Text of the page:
rabies

Baby Fox Rehabilitation Considerations

baby fox kit Philadelphia Metro Wildlife Center

By Rick Schubert, Director

Last week we received our first baby Red Fox of the year (above) Before the Ooo's and Ahhh's commence, there are some important things to say about this:

First, it is only as a last resort that wildlife rehabbers take animals like this into human care. Most of the work we do is over the phone, and out of every call we receive about a possibly orphaned animal, we only need to admit about a quarter of them to the Center. The rest either just need to be left alone, or we can talk you through reuniting them with the parents. That's why experience is so critical in a wildlife rehabber.

Second, the red fox is a Rabies-vector Species in Pennsylvania, along with raccoons, woodchucks, skunks, coyotes, and bats. It is beyond critical that these animals are not handled with bare hands. Any mistakes here means a death sentence for the animal. Fay, the volunteer feeding the fox here, is vaccinated against rabies and has been volunteering for us for 13 years.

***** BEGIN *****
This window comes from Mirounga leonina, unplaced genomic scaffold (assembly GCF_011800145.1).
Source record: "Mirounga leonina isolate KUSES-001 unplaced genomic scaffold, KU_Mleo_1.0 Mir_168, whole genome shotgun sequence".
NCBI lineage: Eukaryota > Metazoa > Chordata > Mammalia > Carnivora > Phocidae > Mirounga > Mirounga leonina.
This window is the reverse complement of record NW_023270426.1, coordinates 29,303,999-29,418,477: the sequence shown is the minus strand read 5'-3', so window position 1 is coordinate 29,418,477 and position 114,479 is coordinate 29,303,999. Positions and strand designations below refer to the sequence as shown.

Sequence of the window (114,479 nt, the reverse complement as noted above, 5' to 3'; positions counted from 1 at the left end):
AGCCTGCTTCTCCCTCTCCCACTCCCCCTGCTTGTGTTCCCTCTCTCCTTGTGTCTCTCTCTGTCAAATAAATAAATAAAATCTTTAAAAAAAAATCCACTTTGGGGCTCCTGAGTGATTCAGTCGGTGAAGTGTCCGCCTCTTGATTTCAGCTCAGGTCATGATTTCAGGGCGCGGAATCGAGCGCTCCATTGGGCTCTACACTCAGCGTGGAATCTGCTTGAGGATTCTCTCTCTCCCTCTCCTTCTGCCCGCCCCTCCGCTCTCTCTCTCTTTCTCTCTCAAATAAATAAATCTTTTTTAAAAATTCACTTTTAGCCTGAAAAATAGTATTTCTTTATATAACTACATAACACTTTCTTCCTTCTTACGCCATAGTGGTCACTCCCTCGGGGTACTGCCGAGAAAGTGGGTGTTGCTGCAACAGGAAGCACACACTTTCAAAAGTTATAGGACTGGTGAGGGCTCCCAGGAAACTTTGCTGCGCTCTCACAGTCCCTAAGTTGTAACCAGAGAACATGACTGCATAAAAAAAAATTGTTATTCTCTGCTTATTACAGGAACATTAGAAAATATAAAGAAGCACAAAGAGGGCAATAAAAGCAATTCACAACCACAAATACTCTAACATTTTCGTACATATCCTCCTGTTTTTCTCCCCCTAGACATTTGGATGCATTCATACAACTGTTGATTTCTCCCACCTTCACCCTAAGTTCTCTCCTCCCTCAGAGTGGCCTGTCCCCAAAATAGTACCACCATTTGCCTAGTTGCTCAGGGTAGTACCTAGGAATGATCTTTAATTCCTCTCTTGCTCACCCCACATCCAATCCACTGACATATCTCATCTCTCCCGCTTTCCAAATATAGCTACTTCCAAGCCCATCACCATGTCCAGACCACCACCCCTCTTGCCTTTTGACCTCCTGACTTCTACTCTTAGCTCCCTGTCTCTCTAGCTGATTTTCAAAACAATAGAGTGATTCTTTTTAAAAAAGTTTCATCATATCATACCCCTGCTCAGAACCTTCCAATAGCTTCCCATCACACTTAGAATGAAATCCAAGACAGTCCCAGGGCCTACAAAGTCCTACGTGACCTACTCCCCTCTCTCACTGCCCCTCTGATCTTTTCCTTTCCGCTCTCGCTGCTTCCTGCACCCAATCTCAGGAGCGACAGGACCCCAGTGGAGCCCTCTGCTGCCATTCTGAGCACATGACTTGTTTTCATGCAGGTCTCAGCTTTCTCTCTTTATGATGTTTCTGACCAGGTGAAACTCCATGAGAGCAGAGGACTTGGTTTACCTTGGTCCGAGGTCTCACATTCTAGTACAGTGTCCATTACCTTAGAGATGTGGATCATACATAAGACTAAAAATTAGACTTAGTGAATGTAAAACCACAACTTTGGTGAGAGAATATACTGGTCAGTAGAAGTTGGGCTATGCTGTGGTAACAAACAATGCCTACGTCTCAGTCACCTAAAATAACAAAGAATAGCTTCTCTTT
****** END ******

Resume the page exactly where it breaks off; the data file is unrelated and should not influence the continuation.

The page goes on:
red baby fox.jpg

Third, this is a lone single fox...we eventually have to get it with others. The cardinal sin of wildlife rehabilitation is to rehab any animal in such a way that it becomes tame. To do that is a gross breach of our ethics, and will result in the death of the animal. It MUST be raised with others of its own kind, it MUST have absolutely minimal handling, and upon release (in this case, at about six months old), it MUST be 100% able to survive on its own. Teaching baby foxes to be foxes is not an easy task, especially because it must be done without them seeing humans. But, that's why we're here. We respect their wildness, we respect their free will.

Ok, you may resume ooh-ing and ahh-ing.

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